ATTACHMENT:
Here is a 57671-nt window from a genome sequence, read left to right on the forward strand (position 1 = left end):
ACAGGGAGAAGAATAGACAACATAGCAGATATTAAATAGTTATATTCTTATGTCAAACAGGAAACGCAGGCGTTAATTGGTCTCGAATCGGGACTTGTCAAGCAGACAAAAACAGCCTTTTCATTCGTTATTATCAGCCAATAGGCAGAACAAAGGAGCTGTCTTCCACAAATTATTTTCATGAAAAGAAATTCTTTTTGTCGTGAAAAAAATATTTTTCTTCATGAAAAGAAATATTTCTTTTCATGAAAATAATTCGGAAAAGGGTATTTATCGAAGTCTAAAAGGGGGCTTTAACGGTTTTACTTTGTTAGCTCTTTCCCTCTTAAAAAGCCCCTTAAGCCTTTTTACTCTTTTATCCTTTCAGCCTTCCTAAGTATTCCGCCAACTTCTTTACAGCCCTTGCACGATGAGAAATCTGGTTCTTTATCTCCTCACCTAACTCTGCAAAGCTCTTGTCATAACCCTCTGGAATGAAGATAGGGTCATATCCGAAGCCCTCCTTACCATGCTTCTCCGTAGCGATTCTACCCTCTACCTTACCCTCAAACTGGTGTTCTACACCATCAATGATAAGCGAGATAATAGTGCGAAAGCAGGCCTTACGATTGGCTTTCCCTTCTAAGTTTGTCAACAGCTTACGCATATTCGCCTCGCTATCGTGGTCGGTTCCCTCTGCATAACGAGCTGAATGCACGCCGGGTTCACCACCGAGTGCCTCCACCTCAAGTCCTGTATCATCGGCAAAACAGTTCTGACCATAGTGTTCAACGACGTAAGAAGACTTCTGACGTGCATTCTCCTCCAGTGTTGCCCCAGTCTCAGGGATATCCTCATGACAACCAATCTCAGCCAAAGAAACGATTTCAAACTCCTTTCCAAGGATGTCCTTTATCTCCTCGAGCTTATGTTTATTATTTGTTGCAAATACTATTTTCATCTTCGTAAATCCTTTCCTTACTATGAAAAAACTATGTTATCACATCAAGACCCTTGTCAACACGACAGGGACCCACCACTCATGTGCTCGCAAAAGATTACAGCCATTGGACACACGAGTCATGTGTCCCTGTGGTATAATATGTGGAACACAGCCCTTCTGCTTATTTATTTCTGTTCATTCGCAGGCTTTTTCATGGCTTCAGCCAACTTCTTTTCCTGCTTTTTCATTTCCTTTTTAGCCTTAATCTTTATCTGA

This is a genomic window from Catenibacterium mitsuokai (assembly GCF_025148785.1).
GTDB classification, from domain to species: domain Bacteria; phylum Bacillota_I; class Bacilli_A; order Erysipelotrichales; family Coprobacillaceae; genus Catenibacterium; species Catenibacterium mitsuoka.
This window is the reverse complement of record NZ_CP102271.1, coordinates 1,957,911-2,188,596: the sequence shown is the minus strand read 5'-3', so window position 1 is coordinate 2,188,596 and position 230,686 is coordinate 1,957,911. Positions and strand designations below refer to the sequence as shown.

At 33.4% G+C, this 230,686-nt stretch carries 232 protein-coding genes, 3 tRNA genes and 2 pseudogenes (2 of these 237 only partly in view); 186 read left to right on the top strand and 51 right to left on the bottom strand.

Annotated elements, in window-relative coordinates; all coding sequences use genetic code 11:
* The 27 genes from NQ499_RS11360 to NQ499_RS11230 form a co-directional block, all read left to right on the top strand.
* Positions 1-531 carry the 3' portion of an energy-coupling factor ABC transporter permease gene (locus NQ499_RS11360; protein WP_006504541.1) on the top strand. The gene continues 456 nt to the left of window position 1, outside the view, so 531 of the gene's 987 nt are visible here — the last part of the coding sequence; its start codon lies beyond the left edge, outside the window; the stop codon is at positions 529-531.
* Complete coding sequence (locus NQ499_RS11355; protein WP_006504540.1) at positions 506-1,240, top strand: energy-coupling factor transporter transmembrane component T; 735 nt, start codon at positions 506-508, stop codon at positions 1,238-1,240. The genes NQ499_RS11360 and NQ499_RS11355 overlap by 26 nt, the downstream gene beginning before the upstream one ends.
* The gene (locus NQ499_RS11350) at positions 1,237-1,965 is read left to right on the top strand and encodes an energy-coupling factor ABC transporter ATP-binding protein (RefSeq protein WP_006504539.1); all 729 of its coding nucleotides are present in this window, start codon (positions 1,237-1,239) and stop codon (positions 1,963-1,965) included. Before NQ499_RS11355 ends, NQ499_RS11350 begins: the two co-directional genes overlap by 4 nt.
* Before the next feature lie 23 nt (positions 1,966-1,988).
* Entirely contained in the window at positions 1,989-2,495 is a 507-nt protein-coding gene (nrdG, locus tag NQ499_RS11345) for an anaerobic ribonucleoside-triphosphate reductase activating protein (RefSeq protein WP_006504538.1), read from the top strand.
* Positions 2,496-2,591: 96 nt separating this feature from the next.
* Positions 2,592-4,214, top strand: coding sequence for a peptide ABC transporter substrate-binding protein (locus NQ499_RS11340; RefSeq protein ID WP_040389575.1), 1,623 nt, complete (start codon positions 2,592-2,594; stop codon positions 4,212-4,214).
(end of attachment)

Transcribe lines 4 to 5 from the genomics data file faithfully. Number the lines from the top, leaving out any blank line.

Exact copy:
GTDB classification, from domain to species: domain Bacteria; phylum Bacillota_I; class Bacilli_A; order Erysipelotrichales; family Coprobacillaceae; genus Catenibacterium; species Catenibacterium mitsuoka.
This window is the reverse complement of record NZ_CP102271.1, coordinates 1,957,911-2,188,596: the sequence shown is the minus strand read 5'-3', so window position 1 is coordinate 2,188,596 and position 230,686 is coordinate 1,957,911. Positions and strand designations below refer to the sequence as shown.